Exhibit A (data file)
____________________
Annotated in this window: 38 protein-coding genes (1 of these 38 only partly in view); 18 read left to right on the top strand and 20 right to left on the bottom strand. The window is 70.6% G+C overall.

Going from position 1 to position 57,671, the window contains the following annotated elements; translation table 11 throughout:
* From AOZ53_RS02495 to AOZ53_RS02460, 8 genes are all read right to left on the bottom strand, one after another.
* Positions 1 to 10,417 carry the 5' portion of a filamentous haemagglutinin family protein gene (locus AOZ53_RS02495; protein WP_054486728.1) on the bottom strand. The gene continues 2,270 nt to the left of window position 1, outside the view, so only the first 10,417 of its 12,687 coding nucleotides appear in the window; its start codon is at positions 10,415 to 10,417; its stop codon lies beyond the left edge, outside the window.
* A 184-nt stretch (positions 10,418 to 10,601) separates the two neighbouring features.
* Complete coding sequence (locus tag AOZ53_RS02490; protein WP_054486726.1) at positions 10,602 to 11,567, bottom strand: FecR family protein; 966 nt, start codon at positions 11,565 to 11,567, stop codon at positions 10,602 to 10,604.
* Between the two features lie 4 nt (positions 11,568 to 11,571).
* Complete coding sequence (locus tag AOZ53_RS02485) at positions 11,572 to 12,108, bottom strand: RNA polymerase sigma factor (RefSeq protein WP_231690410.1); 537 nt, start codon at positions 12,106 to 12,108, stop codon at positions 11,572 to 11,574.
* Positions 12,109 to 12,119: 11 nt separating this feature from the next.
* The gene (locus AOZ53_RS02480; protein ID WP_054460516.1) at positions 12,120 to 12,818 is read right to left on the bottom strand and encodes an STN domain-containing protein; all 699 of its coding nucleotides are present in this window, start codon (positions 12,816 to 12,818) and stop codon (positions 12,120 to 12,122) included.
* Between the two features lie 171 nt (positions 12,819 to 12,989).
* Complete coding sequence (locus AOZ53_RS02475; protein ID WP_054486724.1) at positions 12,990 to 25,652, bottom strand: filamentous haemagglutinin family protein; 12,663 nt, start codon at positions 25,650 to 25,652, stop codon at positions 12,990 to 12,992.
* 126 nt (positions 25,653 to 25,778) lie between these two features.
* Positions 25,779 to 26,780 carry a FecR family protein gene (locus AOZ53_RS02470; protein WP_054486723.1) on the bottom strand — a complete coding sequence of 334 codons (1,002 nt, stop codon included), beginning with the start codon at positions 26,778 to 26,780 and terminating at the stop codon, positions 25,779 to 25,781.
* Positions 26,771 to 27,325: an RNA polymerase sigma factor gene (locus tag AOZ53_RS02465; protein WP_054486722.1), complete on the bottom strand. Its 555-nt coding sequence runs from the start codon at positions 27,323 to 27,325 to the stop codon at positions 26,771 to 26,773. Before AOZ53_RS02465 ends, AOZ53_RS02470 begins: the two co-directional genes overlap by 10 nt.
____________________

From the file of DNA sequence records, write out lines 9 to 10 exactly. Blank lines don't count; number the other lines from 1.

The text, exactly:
* Positions 12,109 to 12,119: 11 nt separating this feature from the next.
* The gene (locus AOZ53_RS02480; protein ID WP_054460516.1) at positions 12,120 to 12,818 is read right to left on the bottom strand and encodes an STN domain-containing protein; all 699 of its coding nucleotides are present in this window, start codon (positions 12,816 to 12,818) and stop codon (positions 12,120 to 12,122) included.